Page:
Crystal Palace provided one of the lasting memories of the 2013-14 Premier League season, scoring three goals in a breathtaking final 11 minutes at Selhurst Park on May 5 to draw 3-3 with Liverpool, leaving Luis Suarez in tears on his knees after a dagger blow to his club’s title hopes. Palace would go on to finish 11th in the table, comfortably safe on 45 points after a remarkable stretch of 5 consecutive wins to go with two draws and just one defeat in the season’s final eight matches. That form, combined with the club’s complete turnaround following the departure of Ian Holloway in November, garnered Tony Pulis the Manager of the Month award for April, and he was also named Manager of the Season in the Premier League by his fellow managers. With all that momentum, Palace seemed to be heading into the 2014-15 campaign on a high note.
However, that came to an abrupt halt yesterday after Tony Pulis left the club by mutual consent after disagreeing over the transfer policies held by club chairman Steve Parish. In the matter of 24 hours, Palace’s season has come undone before a single ball has been kicked.
Palace has only been able to bring in striker Fraizer Campbell from relegated Cardiff City for £900,000, 33-year old center back Brede Hangeland as a free agent following his release from also-relegated Fulham, and Chris Kettings from Blackpool, nothing more than a backup goalkeeper. There was also the last ditch £1.5million signing of defender Martin Kelly from Liverpool. Meanwhile, the Eagles have lost, amongst others, combative holding midfielder Kagisho Dikgachoi, aging central defender Danny Gabbidon, and Jonathan Parr, who combined to make 64 Premier League appearances between them last season.
Say what you will about the Pulis’s ambition, or his style of play, but he has been managing in the Premier League since 2007 and has never been relegated. For a team entering its second season back in the top flight, avoiding the drop still needs to be the first priority. The alternative is the trainwreck that is Blackpool now, or other clubs like Birmingham, Bolton, and Blackburn, who all spent seasons in the Premier League in recent years and are now mired in mid-table in the merciless Championship. If Palace were to be relegated this season, there is certainly no guarantee they would bounce back up, and there can be no doubt that their best chance to stay up is with Pulis at the helm.
Pulis brought in several key signings in January, including sealing the permanent move of Jason Puncheon, a pacey wide player capable of playing on either flank (he is especially dangerous cutting inside from the right) or behind the striker. Puncheon scored 7 goals in his 35 league appearances for Palace last year, including the only goal in three huge 1-0 wins over the course of the season. Joe Ledley came in and immediately established himself as a valuable regular in the center of the park. Scott Dann did the same thing in the center of defense; both played the last 14 games of Palace’s campaign and in that time, their side only lost on four occasions.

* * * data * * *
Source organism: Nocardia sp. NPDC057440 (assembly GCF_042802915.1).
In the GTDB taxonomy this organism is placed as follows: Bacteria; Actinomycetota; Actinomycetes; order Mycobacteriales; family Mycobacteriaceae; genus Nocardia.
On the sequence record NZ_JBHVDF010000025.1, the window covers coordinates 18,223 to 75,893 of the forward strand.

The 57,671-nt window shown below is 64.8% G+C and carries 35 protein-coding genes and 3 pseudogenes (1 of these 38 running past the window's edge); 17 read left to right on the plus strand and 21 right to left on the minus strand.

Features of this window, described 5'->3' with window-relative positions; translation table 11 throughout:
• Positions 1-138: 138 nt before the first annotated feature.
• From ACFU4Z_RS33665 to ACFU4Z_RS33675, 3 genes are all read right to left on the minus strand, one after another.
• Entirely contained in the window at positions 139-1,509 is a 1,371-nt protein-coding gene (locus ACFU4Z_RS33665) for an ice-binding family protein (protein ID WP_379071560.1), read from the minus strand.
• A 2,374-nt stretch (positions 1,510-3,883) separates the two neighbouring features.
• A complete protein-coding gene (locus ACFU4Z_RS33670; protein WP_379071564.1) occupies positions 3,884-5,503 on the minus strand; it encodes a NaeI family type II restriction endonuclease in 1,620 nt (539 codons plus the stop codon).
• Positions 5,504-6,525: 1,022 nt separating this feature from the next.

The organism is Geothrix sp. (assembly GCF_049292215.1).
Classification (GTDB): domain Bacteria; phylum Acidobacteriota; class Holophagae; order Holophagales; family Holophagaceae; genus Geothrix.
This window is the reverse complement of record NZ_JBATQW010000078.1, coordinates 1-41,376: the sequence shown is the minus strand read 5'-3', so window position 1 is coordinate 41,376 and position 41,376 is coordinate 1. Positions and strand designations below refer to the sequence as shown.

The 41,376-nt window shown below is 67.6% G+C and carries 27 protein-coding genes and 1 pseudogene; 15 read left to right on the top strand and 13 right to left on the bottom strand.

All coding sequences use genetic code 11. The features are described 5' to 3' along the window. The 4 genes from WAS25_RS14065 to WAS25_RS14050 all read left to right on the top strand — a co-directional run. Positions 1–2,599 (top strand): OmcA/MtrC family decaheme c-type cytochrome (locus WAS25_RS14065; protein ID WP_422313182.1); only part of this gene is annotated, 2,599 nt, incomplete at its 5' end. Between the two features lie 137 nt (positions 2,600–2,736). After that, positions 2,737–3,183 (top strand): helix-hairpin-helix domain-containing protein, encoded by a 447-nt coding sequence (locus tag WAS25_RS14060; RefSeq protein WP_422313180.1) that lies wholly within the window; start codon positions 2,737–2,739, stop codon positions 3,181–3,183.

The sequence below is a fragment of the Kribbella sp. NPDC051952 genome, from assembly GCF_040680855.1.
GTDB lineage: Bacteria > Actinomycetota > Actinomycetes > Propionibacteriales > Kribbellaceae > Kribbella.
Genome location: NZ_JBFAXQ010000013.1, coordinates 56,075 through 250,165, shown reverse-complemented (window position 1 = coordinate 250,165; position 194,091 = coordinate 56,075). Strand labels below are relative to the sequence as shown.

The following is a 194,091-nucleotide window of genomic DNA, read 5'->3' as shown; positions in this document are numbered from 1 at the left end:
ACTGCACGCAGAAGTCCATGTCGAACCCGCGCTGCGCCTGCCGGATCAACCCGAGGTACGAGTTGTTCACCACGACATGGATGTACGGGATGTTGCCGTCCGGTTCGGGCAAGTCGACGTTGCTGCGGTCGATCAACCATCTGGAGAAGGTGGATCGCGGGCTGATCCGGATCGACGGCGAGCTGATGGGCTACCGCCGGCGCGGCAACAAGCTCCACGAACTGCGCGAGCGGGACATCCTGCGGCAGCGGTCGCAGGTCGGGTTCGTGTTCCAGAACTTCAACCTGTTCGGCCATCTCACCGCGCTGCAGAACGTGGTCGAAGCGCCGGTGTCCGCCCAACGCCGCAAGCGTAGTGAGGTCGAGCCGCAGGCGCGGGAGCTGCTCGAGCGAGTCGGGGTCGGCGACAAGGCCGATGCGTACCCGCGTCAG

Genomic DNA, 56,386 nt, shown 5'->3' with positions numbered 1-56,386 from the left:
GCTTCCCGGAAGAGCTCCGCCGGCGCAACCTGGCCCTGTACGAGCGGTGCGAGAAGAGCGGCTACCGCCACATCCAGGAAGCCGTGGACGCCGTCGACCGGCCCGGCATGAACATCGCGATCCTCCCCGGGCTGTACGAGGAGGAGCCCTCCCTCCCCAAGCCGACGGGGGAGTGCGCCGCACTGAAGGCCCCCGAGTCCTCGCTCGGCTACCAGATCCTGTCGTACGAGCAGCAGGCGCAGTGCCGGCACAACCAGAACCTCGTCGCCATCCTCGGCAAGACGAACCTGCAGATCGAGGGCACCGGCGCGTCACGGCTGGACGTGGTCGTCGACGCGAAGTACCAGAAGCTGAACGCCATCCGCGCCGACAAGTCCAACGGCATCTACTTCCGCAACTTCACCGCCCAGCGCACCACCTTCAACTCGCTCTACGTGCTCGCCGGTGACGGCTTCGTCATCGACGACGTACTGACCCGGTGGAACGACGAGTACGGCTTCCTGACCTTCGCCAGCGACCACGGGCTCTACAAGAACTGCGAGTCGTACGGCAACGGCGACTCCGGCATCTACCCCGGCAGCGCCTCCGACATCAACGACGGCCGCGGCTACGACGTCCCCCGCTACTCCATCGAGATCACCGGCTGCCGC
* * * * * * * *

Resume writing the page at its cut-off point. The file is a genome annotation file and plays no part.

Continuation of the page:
Experienced, mature players like the three above are the type that Pulis prefers for his sides, rather than the young (cheap) academy players that Parish wants to see get a chance this season. When Pulis arrived in November, Palace was in a desperate fight to retain Premier League status and would do whatever it took to do that, but with a fresh new season ahead for his club, it seems plausible Parish might opt to replace Pulis with a manager with whom he shares a more long-term philosophy. That would be a fatal mistake, in my opinion. A club with the size and resources of Crystal Palace needs to focus on consolidation and gradual improvement, in much the same vein as Pulis’ former club, Stoke City.
The current squad is nothing to write home about in the greater spectrum of the Premier League. Puncheon provides sorely-needed explosion and creativity to the side, and Dwight Gayle is full of energy, pace, and potential up front, though his finishing is woeful at times, as is that of Moroccan international Marouane Chamakh. Ledley and club captain Mile Jedinak are very solid, though not exceptional, in the center of midfield. Barry Bannan’s vision and ability to pick a pass is unquestionable, but at a slightly built 5’7”, he is limited in the impact he can have over a full 90 minutes. In the back, Dann and Hangeland will lead a line that concentrates almost exclusively on defense. Joel Ward is not a conventional right back by any stretch of the imagination and gives you next to nothing going forward, but he operated there effectively last season and will continue to do so. This is a unit that conceded only 27 goals in 27 games following Pulis’ appointment, with 11 clean sheets in that span. Goals will be the key for Palace in this campaign, and the addition of Fraizer Campbell should help in that regard.
Palace will want to have their Premier League status sown up before May, because if they don’t, it will be a long slog to stay alive. The Eagles travel to Chelsea and to Liverpool, split by a home game against Manchester United, before finishing the season at home to Swansea. The busy Christmas period is manageable, with a home date against Southampton on Boxing Day before going to QPR two days later and Aston Villa to close out the festive fixture list. Home games against Newcastle, Burnley, and Leicester are amongst the first six matches of the season and will provide opportunities for Palace to get the new season off to a decent start.
Predicted finish: 17th.
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